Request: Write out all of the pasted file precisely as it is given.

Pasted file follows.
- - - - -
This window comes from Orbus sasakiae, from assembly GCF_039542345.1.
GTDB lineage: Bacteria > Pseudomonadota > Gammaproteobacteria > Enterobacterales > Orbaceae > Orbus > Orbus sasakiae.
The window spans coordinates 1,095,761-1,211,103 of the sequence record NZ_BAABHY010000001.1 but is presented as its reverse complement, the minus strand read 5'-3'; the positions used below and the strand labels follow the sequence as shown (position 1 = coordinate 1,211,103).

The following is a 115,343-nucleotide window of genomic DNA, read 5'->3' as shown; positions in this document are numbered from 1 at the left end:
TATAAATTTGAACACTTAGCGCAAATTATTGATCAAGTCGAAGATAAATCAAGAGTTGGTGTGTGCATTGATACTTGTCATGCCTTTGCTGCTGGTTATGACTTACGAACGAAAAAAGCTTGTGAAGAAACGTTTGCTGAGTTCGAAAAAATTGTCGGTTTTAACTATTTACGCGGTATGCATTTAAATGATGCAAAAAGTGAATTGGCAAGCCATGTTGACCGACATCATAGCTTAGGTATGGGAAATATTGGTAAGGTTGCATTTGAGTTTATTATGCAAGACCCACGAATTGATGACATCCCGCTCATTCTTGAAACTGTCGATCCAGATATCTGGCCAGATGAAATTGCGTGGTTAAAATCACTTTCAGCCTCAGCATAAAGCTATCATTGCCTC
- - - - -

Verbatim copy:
This window comes from Orbus sasakiae, from assembly GCF_039542345.1.
GTDB lineage: Bacteria > Pseudomonadota > Gammaproteobacteria > Enterobacterales > Orbaceae > Orbus > Orbus sasakiae.
The window spans coordinates 1,095,761-1,211,103 of the sequence record NZ_BAABHY010000001.1 but is presented as its reverse complement, the minus strand read 5'-3'; the positions used below and the strand labels follow the sequence as shown (position 1 = coordinate 1,211,103).

The following is a 115,343-nucleotide window of genomic DNA, read 5'->3' as shown; positions in this document are numbered from 1 at the left end:
TATAAATTTGAACACTTAGCGCAAATTATTGATCAAGTCGAAGATAAATCAAGAGTTGGTGTGTGCATTGATACTTGTCATGCCTTTGCTGCTGGTTATGACTTACGAACGAAAAAAGCTTGTGAAGAAACGTTTGCTGAGTTCGAAAAAATTGTCGGTTTTAACTATTTACGCGGTATGCATTTAAATGATGCAAAAAGTGAATTGGCAAGCCATGTTGACCGACATCATAGCTTAGGTATGGGAAATATTGGTAAGGTTGCATTTGAGTTTATTATGCAAGACCCACGAATTGATGACATCCCGCTCATTCTTGAAACTGTCGATCCAGATATCTGGCCAGATGAAATTGCGTGGTTAAAATCACTTTCAGCCTCAGCATAAAGCTATCATTGCCTC